Handling confidential emails with Mail Drop


#1

Hey folks,

A client of mine uses OmniFocus. She’d like to forward emails to OmniFocus using Mail Drop, so that she can keep track of those emails in OmniFocus and process them later.

Problem is, most of the email she receives is confidential. (She’s a medical professional.) So she is not allowed to have the contents of emails residing in the OmniFocus database.

I suggested that she delete the body of any email before sending it to Mail Drop, so only the subject line will exist in OmniFocus (as the task title). But this requires that she manually delete the email body every single time she uses Mail Drop.

Can you think of a better way to handle this situation?

I believe my client uses Outlook on Windows, so Apple scripts are not an option.

— Peter


#2

maybe she could use omni on the web?


#3

Hey Janov, thank you for getting back to me.

I will indeed be advising her to sign up for OmniFocus for the Web.

But your question got me wondering what my client is actually trying to achieve here with Mail Drop. So I went back and asked her. I’ll report back.

— Peter


#4

What you’re describing is confusing. If she’s not allowed to use MailDrop, she’s not allowed to use OmniFocus for Web—both go to the same cloud storage.

On the other hand, I’m not quite sure that just being a medical professional means she can’t use Omni Sync Server. The privacy policy states that Customer Data (i.e., anything she syncs) will be used for aggregate functions—statistics and such. They’re not reading our uploaded databases unless they receive a warrant.

So step one: email info@omnigroup.com and ask them if Omni Sync is HIPAA-compliant (assuming your client is in the US). If it is, then she only has a problem if there’s a compliance officer where she works who doesn’t take their word for it—which sometimes happens.

Plan B: build your own MailDrop. A Mac mini at the client’s home or office that’s turned on 24/7, running macOS Server and Mail.app. Set it up to connect to the local email account and receive encrypted mail from work—the email will be encrypted in transit, arrive on the server, and passed locally into Mail.app. There you can AppleScript triggers doing whatever you like—which is something I’ve been intending to do for better control than I get with MailDrop.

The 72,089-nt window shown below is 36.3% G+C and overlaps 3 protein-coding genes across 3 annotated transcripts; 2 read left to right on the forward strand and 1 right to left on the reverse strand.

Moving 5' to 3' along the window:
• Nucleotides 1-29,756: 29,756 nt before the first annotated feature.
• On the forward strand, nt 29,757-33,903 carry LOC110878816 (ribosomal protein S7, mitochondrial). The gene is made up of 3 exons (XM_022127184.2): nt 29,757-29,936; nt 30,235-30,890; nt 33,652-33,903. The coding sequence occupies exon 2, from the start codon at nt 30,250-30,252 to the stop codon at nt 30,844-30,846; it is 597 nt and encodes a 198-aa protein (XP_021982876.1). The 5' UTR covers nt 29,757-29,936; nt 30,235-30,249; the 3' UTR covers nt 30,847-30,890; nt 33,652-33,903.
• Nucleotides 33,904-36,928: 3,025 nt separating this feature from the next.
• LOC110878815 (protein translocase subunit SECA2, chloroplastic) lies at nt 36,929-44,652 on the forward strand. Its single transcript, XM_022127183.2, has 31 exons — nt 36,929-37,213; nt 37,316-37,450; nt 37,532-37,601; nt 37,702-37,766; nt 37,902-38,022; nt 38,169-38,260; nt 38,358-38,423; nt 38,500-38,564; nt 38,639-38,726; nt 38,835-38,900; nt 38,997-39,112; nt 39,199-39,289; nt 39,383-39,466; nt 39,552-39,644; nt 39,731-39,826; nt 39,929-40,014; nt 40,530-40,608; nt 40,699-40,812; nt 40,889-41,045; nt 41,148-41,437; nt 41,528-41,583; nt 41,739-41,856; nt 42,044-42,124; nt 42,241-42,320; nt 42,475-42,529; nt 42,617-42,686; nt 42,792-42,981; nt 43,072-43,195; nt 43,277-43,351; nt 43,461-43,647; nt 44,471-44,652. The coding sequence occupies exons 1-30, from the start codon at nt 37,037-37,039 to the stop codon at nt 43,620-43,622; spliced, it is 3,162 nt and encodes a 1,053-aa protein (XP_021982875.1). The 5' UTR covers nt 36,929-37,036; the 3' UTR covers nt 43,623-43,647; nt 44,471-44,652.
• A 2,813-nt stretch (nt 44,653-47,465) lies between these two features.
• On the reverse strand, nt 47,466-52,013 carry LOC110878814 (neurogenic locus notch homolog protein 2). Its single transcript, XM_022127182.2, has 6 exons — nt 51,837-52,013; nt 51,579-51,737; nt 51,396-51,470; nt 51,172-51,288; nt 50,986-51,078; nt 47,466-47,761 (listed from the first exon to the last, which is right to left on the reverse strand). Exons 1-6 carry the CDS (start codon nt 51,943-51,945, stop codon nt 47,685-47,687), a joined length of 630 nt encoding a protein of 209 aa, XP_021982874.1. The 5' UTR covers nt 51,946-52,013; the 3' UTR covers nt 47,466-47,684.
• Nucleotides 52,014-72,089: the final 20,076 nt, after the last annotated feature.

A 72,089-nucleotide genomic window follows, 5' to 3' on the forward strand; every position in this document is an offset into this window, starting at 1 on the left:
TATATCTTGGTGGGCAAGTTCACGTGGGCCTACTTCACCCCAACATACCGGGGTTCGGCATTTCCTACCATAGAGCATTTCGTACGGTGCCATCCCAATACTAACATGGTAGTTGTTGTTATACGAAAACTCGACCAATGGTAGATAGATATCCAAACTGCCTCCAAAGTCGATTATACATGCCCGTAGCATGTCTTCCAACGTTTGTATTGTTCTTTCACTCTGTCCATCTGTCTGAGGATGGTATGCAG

So for example: email arrives, Subject line and the mail message URL goes into OmniFocus. That link will be clickable on any Mac or iOS device where that email resides in Mail.app, but won’t work anywhere else.

Best,
Jeff Porten
Author, Take Control of Your Productivity


#5

Hi Jeff,

I appreciate your thinking with me here.

The point of Mail Drop would be to get the body text of emails into OmniFocus. The body text will help her complete the tasks associated with the email. It’s all right to have email subject lines in OmniFocus, she said, but not the body text.

So using Mail Drop as it is is not okay for her, because the body text of emails would end up in OmniFocus. But using OmniFocus for the Web is fine, because all that would help her do is manually add tasks to OmniFocus for processing emails.

— Peter


#6

The question is what is going to cloud storage. If there’s PHI being exfiltrated from the employer’s systems that is a big problem. The client is right to be cautious about this.

The question is if Omnigroup is authorized to possess it, or the client is authorized to move it off her employer’s systems. But you’re right, she should be able to use Mail Drop, if she can do so without sending any PHI. I’d also keep in mind the employer’s IT should have a record of all emails sent through her work account, so all the mails sent to OmniSync could be audited.

What… this is not how it works. OmniGroup needs to sign a contract with the employer to become a Business Associate authorized to handle their PHI. Probably too much effort for the given use case.

Sending work mail to a homebrew server is just a bad idea if you’re in the healthcare field (or you’re the Secretary of State…).

The client just needs to delete attachments and remove sensitive data from the email body. Or limit Mail Drop to things that aren’t sensitive, which is what I do.